Baseball Catcher Technique | STACK

Become a Better Athlete. Sign Up for our FREE Newsletter.

Baseball Catcher Technique, Part 2

March 24, 2014

Must See Baseball Videos

A great receiving catcher can make an average pitcher look good. Many coaches use the term "framing," although the most efficient way is just to catch strikes. Each umpire has his own strike zone, and catchers have to learn the one in use for every game. Here are some baseball catcher drills to help you do a better job of receiving pitches.


If the pitch is inside your body frame, you can use quadrants to catch the ball. The intersection of the quadrant is at your sternum. Move the mitt through the quadrants as if you're steering a vehicle, with only your glove hand. In quadrant 1, catch the ball with the mitt turned slightly to the right. Quadrant 2 will be a slight turn to the left. Quadrant 3 will be a hard right, and Quadrant 4 a hard left, with the palm turned toward the sky.





When you receive the ball, your mitt should be in front of your body with your elbow outside or above your knees. Certain pitches, such as high off-speed pitches, need to be caught closer to your body. The backside of your catching shoulder should stay strong and "stick," or keep the ball where you catch it. Don't let the ball take the mitt with it, which could potentially move the mitt out of the strike zone. Practice this by removing the mitt and learning how to catch the ball bare-handed. Have someone throw you balls gently from 10 to 12 feet away.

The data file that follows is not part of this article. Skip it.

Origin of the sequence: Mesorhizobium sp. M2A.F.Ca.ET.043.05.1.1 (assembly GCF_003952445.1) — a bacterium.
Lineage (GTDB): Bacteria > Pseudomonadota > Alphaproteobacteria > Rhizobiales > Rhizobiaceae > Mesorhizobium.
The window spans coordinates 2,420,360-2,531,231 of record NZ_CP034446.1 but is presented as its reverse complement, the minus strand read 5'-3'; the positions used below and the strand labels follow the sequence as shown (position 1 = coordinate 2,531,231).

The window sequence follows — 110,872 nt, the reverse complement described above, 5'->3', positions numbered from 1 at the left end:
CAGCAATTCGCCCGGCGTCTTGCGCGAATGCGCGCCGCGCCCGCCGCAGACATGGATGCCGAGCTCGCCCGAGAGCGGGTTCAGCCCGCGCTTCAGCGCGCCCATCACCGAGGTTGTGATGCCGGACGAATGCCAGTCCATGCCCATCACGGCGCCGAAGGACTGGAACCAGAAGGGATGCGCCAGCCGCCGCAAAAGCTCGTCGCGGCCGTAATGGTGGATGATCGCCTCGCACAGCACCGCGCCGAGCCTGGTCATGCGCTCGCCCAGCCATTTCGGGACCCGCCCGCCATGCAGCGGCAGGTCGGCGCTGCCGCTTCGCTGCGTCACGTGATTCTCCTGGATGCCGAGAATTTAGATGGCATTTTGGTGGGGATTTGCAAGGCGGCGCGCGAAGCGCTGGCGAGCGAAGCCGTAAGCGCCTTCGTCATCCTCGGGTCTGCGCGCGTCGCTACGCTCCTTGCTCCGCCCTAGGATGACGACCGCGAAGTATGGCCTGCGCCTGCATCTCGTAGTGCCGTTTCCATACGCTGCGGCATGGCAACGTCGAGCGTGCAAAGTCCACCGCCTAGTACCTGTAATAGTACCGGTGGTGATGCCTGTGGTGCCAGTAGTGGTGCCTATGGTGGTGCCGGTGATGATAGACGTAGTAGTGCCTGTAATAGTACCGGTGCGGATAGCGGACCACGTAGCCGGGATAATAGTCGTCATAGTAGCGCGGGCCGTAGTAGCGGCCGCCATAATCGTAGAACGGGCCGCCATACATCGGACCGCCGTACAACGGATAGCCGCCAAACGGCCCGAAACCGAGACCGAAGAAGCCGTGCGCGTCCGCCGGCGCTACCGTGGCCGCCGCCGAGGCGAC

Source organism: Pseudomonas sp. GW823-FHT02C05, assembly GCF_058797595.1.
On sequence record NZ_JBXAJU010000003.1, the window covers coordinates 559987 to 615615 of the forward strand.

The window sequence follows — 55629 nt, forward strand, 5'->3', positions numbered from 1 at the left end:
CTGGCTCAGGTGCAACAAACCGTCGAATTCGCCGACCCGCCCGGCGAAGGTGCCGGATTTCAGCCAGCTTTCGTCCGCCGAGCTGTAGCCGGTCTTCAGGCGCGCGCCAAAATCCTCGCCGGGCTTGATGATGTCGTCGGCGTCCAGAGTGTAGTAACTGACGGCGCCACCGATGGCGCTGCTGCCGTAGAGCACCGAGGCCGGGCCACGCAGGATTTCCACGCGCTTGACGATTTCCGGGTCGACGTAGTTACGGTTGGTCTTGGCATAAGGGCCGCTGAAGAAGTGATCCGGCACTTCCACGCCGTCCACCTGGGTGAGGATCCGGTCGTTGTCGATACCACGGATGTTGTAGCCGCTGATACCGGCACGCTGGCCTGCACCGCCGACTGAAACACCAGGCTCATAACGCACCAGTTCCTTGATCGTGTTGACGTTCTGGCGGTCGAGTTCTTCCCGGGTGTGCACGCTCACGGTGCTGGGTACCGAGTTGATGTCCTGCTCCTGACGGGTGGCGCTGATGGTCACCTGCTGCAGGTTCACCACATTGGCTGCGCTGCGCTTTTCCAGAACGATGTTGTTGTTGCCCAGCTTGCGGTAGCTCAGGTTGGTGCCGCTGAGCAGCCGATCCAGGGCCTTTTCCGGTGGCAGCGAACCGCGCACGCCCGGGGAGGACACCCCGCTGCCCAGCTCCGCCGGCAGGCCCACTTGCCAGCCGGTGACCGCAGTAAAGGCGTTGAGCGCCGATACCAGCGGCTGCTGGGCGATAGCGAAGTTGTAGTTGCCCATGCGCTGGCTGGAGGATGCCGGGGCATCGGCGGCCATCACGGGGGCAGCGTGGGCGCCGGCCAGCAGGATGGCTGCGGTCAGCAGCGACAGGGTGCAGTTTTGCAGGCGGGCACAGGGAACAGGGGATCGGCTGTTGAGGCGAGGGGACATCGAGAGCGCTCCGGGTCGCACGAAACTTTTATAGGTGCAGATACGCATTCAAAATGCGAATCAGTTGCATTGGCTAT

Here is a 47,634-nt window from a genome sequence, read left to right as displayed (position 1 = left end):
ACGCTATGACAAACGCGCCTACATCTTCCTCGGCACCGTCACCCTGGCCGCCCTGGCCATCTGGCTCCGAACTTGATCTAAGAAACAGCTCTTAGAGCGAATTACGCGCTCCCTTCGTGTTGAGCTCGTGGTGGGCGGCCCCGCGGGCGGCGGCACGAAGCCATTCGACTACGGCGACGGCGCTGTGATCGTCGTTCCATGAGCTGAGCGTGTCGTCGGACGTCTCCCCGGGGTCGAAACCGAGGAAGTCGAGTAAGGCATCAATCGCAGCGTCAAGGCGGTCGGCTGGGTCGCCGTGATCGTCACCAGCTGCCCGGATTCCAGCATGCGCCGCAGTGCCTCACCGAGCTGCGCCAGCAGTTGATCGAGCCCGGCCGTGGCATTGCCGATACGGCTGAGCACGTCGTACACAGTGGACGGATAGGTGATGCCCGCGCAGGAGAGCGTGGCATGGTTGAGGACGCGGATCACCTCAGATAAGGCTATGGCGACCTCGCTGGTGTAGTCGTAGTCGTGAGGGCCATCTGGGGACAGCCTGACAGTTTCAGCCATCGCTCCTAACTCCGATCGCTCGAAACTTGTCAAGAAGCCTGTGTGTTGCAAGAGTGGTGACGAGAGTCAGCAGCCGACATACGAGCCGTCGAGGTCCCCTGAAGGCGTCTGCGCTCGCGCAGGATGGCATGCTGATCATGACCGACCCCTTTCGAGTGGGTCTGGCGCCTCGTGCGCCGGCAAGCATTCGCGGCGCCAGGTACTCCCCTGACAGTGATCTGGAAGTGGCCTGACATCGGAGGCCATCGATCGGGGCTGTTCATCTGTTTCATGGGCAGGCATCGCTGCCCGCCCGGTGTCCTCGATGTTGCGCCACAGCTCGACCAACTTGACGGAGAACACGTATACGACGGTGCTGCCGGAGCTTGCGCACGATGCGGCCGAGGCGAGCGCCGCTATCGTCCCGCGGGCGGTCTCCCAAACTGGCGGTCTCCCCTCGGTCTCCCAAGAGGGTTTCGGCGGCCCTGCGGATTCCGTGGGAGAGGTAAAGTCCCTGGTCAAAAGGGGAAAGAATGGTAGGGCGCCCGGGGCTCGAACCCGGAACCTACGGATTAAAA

A catcher's footwork depends on whether the batter is right-handed or left-handed. For this article, we will discuss a right-handed batter. As the pitcher approaches his release point, step with your right foot toward the left-handed batter's box, landing directly behind the ball. This will allow you to pivot on your right foot as you catch the ball. Your left foot should land between your right foot and second base or third base.


If you're great at blocking, you'll increase the confidence of your pitchers, because they'll know you won't allow a ball to get by. Use different catching techniques to block different types of pitches. If you're a younger player, you can stay focused on keeping the ball in front of you by using your knees instead of your feet. Drop to your knees and go straight down in front of the ball. Your throwing hand, still in a fist position with the thumb underneath four fingers, should drop directly between your knees. Your mitt will drop directly in front of your throwing hand and open up in order to fill the "hole" between your knees. When the ball hits the ground in front of you, keep it in front, but, more important, don't let it hit you in the throat.

If you're a high school pitcher or above, you can use the same catching technique on fastballs. You also need to block off-speed pitches that move as they hit the dirt because of spin on the ball. For example, if a right-handed pitcher throws a curveball in the dirt at your right knee, it has the potential to hit your left shoulder. So when blocking errant off-speed pitches, use your shin guards as skis and slide forward to reduce the distance between you and the ball. This limits the chances of the ball changing directions and skipping past your shoulder.

When blocking laterally, lift your lead foot (the one closest to the ball) a couple inches off the ground and push off with your other foot. This allows you to stay low and move laterally. Use the same technique for blocking this pitch, as your hand and mitt will fill the hole between your knees.

After you've blocked the ball, the runners may advance. Use a fist into the ground to get up quickly. This will cut down on the chance of the batter stepping on your finger.

Here's a great catcher drill for athletes of all ages.

3-Ball Drill